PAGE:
you are okay

Okay, so I see a lot of posts floating around Tumblr about how awful/exhausting/stressful adulthood is. They make me laugh and they’re relatable and sometimes I reblog them. The thing is, though, for me, adulthood is actually way better than being a teenager was–so I wanted to share some things I love about being an adult, just to even out the balance. I don’t think I have any teenage followers, but maybe some in their early twenties? Anyway, I don’t want people to fear adulthood, because there are amazing things about it:

–Normally, I end my evenings by sitting on my sofa in my flat in pleasant solitude, drinking herbal tea and reading and listening to that morning’s Essential Classics on Radio 3. This should be the dictionary definition of bliss.

–Even though I have experienced bullying as an adult as well as when I was a child/teenager, I feel like my internal resources for dealing with it are better now and growing all the time. I no longer feel like the bad things people say to and about me define me.

–Buying my own laundry detergent means I can finally pick one that I’m not allergic to. I am no longer 110% covered in red itches at all times.

–I have friends who are boys and my dad isn’t in my house to constantly harrass me about them.

–Last year I went to a concert of science fiction scores played by the Royal Philharmonic with someone I know slightly from church. It was the actual coolest.

–My brother and I are friends now that we live in entirely different cities. He texted me the other day for advice on his CV. It was nice.

–My friends either share my interests or love the fact that I’m so interested in those things. It’s been years since I’ve said to anyone “I learnt an interesting thing today!” and they’ve replied, flatly, “define interesting”.

–I just feel so much more like myself than I did when I was a teenager. I’m okay with hating make-up/loving Disney films/being super career-driven/being great with kids, and the fact that those things would seem to make me a contradiction, and that I’m actually just me.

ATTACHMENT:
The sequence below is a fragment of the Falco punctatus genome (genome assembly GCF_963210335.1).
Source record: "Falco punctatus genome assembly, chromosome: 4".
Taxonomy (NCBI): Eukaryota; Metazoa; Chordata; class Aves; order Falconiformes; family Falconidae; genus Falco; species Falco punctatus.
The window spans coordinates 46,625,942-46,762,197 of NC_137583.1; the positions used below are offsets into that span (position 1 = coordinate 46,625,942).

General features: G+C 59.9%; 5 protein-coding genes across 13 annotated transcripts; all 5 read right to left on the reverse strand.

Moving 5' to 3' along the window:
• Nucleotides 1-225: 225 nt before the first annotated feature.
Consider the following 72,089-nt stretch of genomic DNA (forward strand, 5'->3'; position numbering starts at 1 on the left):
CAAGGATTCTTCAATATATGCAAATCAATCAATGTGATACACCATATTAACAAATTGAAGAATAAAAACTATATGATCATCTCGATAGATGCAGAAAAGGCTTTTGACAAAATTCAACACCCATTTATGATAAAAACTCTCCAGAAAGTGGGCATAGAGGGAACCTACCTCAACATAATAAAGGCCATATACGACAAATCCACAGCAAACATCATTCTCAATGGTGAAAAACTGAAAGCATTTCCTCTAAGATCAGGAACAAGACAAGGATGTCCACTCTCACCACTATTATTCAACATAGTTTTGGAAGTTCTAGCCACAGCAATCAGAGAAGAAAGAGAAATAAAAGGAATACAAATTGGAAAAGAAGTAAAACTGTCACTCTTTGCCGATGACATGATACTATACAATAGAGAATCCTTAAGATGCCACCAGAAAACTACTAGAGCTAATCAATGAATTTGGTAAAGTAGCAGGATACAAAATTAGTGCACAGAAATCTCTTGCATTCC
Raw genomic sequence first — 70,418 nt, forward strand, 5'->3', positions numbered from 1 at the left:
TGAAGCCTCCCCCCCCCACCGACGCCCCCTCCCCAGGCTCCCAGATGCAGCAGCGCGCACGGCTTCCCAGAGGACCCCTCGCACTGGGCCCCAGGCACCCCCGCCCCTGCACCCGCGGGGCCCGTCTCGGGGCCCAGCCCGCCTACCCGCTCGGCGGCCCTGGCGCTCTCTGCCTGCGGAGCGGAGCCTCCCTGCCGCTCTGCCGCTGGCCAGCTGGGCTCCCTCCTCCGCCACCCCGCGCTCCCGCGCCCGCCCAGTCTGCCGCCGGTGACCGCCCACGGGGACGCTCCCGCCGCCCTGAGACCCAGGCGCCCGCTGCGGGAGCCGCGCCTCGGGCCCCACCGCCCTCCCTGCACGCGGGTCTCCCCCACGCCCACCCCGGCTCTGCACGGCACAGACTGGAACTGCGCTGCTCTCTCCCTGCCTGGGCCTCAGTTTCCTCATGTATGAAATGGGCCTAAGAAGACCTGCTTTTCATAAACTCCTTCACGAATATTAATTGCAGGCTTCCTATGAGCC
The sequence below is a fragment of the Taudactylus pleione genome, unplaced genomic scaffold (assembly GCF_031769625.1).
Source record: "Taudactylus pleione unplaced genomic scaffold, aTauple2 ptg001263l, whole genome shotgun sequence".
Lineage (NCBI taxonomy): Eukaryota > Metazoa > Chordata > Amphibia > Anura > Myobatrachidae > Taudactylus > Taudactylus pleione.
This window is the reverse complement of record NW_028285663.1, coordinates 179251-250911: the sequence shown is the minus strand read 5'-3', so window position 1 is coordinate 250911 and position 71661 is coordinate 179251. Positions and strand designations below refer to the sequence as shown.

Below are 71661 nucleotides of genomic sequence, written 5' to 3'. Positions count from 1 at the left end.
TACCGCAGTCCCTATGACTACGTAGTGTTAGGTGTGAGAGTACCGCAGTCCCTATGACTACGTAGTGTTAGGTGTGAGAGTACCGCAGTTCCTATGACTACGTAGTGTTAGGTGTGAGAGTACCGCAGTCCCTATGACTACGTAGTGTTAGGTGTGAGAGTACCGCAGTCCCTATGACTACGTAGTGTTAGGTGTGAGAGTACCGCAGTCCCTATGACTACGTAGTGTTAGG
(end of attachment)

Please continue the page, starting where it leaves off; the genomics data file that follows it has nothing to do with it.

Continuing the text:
–My mum keeps defending my right to be single to anyone who tries to commiserate with her about the fact that she doesn’t have grandbabies. Adulthood, for me, has meant becoming friends with my mum.

–I know enough about myself and the world now to realise that understanding social/relational stuff is a real weak point of mine. When I don’t understand those things now, I say “I don’t understand this” to my friends, and they help me without laughing at me. (Then I help them with their CVs and knowing where their apostrophes belong. Turn and turn about is fair play).

–Enough bad things have come and gone in my life that I know dark seasons will pass, and even the things that aren’t temporary (my dad will probably never not be a borderline-homeless misogynistic conspiracy theorist again) are just part of my life, not the whole of it. They don’t consume me. When awful things happen, I am sad for a few weeks or months, but I know that one day I will be not sad for a while, and that is worth hanging on for. This is something I never could have known when I was a teenager, because not enough bad things had come and gone from my life.

–I would not trade the worst day of my last six months (which was awful and heartbreaking and I think I literally cried for 24 hours straight) for any day from my life aged 11-16. I have been sad, this year, but I also knew it would pass. It gets better. It gets so much better.

“Tick tock tick tock ….. brother.” 

ughhhhhhhhh I drew gene because what hes doing to dante is the literal worst™ and yes I’m a bit behind I’ve caught that good ol macelroy fever and have been listening to mbmbam more than anything else so I haven’t seen much aphmau. Here is a trash baby to make amends of that. He;’s greyish only because he’s a gross shadowknight trash goblin. 

Being trans is The Literal Worst™. The dysphoria hits HARD whenever it hits. It hurts so bad I feel like I can’t breathe. Why can’t I be a cis boy. Why.

look, I still cant believe we came up with an even worse version of eyesagao. I didnt know such a thing was possible, but folks we did it: the worst™ asagao/eyesagao AU: the D-AU/Timeline AU good knowing you folks this is the en d